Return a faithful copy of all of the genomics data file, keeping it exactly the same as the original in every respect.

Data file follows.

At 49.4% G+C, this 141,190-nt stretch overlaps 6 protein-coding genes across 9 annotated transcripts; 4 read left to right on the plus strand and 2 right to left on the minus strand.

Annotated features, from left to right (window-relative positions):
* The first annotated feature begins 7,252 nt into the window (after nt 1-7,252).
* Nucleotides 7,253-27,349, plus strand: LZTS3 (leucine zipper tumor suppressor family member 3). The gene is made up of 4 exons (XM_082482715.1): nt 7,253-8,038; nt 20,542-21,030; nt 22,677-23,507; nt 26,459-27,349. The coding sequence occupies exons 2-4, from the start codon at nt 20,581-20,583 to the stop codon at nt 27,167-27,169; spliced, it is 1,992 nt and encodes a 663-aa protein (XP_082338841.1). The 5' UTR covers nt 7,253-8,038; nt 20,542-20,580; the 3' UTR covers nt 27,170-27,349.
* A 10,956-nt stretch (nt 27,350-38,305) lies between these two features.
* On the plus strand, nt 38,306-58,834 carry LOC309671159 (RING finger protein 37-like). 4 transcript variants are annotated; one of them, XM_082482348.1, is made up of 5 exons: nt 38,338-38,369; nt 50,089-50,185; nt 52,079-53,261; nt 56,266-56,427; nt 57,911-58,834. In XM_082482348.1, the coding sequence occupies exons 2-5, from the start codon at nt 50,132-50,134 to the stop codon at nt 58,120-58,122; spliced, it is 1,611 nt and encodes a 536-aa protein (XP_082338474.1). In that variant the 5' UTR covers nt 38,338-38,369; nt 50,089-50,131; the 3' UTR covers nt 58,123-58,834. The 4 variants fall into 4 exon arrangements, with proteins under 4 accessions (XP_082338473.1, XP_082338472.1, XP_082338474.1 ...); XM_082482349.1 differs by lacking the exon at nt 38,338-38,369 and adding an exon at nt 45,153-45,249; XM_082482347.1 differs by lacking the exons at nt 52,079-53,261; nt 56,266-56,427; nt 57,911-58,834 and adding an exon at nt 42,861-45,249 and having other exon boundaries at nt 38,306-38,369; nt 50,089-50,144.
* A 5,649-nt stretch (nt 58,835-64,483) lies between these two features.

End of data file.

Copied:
At 49.4% G+C, this 141,190-nt stretch overlaps 6 protein-coding genes across 9 annotated transcripts; 4 read left to right on the plus strand and 2 right to left on the minus strand.

Annotated features, from left to right (window-relative positions):
* The first annotated feature begins 7,252 nt into the window (after nt 1-7,252).
* Nucleotides 7,253-27,349, plus strand: LZTS3 (leucine zipper tumor suppressor family member 3). The gene is made up of 4 exons (XM_082482715.1): nt 7,253-8,038; nt 20,542-21,030; nt 22,677-23,507; nt 26,459-27,349. The coding sequence occupies exons 2-4, from the start codon at nt 20,581-20,583 to the stop codon at nt 27,167-27,169; spliced, it is 1,992 nt and encodes a 663-aa protein (XP_082338841.1). The 5' UTR covers nt 7,253-8,038; nt 20,542-20,580; the 3' UTR covers nt 27,170-27,349.
* A 10,956-nt stretch (nt 27,350-38,305) lies between these two features.
* On the plus strand, nt 38,306-58,834 carry LOC309671159 (RING finger protein 37-like). 4 transcript variants are annotated; one of them, XM_082482348.1, is made up of 5 exons: nt 38,338-38,369; nt 50,089-50,185; nt 52,079-53,261; nt 56,266-56,427; nt 57,911-58,834. In XM_082482348.1, the coding sequence occupies exons 2-5, from the start codon at nt 50,132-50,134 to the stop codon at nt 58,120-58,122; spliced, it is 1,611 nt and encodes a 536-aa protein (XP_082338474.1). In that variant the 5' UTR covers nt 38,338-38,369; nt 50,089-50,131; the 3' UTR covers nt 58,123-58,834. The 4 variants fall into 4 exon arrangements, with proteins under 4 accessions (XP_082338473.1, XP_082338472.1, XP_082338474.1 ...); XM_082482349.1 differs by lacking the exon at nt 38,338-38,369 and adding an exon at nt 45,153-45,249; XM_082482347.1 differs by lacking the exons at nt 52,079-53,261; nt 56,266-56,427; nt 57,911-58,834 and adding an exon at nt 42,861-45,249 and having other exon boundaries at nt 38,306-38,369; nt 50,089-50,144.
* A 5,649-nt stretch (nt 58,835-64,483) lies between these two features.